I’m very excited to finally be back to work on Justine Grown Up, and making wonderful progress. I think one of the things holding me back was that Chapter 13 was getting so long, even by my standards, with so much more material yet to be covered. I decided to change the table of contents yet again, so that these events will take place over two chapters. Now Chapter 14 is the one entitled “Crossing the Point of No Return,” and Chapter 13 is now called “Things Heat Up.”
This has always happened in reverse before, but this time, coming off the heels of a past tense project, I accidentally wrote the first new sentence in past tense. Usually it’s the other way around, forgetting I’m writing in past tense after so long in a present tense project.
I’m going to try to keep most of the rest of the chapters short by my standards, perhaps 10-15 pages or so, maybe shorter like the earliest chapters. My estimated final length for this book is 150,000-200,000 words, and I’m now up to 79,000. I’m so looking forward to writing the dramatic penultimate chapter, “Sing Blue Silver Snowstorm,” though I still haven’t found anyone to interview who went to that Hartford show in that snowstorm.
That’s the reason behind my current banner, my fortuitous inspiration for the turning-point of the book and the dramatic ending events, and how it amazingly coincided with some real-life drama.
After the rest of my August posts (both scheduled and written in real time) have been posted, I’m going to switch to a more abbreviated schedule. I don’t get enough traffic or regular comments to justify posting other than in my weekly bloghops, and in contests and other bloghops/blogfests as they come up. I’ll now only be posting on Sunday, Saturday, Wednesday, and Friday, along with the progress reports for ROW80 and Writers Support 4U. If I start getting more traffic and a higher percentage of comments per daily hits, I may post on Mondays again.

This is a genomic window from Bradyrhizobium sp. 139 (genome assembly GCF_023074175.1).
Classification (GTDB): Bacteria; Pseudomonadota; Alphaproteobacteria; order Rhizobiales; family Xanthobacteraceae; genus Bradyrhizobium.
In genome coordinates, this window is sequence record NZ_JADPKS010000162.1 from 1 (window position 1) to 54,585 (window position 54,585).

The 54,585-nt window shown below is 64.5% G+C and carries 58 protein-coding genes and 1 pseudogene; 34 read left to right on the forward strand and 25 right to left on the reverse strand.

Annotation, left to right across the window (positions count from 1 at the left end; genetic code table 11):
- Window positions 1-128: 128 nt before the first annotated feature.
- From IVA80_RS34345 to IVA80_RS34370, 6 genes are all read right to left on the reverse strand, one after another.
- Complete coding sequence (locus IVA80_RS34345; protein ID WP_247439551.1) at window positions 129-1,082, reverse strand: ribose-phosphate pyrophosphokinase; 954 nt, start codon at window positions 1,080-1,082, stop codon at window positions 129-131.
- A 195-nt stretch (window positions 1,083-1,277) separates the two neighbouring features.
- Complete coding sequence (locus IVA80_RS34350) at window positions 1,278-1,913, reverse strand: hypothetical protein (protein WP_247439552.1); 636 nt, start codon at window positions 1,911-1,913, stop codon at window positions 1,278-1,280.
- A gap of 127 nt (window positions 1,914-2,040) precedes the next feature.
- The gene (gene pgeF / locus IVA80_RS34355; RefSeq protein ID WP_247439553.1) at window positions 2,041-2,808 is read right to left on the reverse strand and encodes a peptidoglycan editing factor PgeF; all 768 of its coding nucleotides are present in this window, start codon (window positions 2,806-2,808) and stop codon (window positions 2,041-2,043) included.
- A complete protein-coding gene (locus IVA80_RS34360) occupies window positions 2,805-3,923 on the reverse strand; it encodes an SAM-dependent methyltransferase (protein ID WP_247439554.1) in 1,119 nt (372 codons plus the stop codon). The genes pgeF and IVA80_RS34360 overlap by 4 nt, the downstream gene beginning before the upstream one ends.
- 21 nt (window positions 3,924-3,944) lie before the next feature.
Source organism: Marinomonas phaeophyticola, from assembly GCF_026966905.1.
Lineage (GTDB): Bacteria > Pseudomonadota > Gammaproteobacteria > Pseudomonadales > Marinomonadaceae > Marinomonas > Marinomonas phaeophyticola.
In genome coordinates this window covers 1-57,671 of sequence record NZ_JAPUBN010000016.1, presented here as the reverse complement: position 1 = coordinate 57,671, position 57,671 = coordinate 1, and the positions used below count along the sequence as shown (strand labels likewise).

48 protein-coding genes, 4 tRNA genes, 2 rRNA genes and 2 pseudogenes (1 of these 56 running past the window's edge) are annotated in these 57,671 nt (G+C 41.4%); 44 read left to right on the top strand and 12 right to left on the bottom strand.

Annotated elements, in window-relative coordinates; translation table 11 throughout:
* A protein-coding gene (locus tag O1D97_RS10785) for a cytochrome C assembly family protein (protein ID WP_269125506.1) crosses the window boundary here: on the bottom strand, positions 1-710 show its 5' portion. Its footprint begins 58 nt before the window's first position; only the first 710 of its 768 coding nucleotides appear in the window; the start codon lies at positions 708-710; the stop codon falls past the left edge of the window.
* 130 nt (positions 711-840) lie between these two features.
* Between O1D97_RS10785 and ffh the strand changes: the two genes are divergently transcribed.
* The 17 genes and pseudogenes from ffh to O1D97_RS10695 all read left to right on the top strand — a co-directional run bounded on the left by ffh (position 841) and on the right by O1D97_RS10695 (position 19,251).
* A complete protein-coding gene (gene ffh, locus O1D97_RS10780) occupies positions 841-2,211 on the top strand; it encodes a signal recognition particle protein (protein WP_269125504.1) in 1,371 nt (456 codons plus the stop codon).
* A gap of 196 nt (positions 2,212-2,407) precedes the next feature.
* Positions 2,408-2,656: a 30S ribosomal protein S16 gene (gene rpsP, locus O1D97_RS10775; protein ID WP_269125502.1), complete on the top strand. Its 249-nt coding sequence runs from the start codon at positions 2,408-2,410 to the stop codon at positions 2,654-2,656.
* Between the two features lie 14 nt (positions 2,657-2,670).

My newest bloghop is Friday Flash. I decided to write some pieces about my Shoah characters Csilla, Klaudia, and Aranka in May and June 1945, before they’re reunited with my established character Eszter in their hometown of Abony, Hungary. Then, as I was going through the 99% unedited, hiatused file that’s going to be reworked into a book called The Strongest Branches of Uprooted Trees, I realized that a lot of the dialogue is really monologue-like and infodumpy. Yeah, it makes sense for these long-separated friends to want to catch up, but I think those things would be much better-conveyed through flashback chapters. Not Eszter, Aranka, etc., talking for like 2-3 pages at a stretch.
I was also going through the 20 pages or so I wrote for my long-hiatused alternative history How Would You Have Ruled Us, Aleksey? (I have a more updated, lengthened version of that excerpt on the hard drive of the ’93 Mac, written in the Spring of 2001, but no way to access it at the moment.) And I was really thinking, not for the first time, that when I get back to it, it might just be better to do third-person omniscient all the way.
Why did I think it needed to be told in journal form, from 5 different young women throughout the 20th century? That means they have to have a way to witness all these events or know the Tsar and his family in some way, and put in supplementary newspaper clippings. It would feel so much more personal to keep the story focused on Aleksey, not how people throughout the Russian Empire responded to him and thrived under his enlightened rule. This story just doesn’t work well in first-person, just like one of the reasons I didn’t like The Great Gatsby was because it made no sense for this Nick person to be the narrator when he wasn’t even the central character.
Plus, I’ve developed into a third-person omniscient kind of writer. I think it’s safe to say I’ll only venture back into first-person when I revisit the long-shelved Anne Terrick. And that’s only because her story is told in journal format, and I have such a LONG history with her.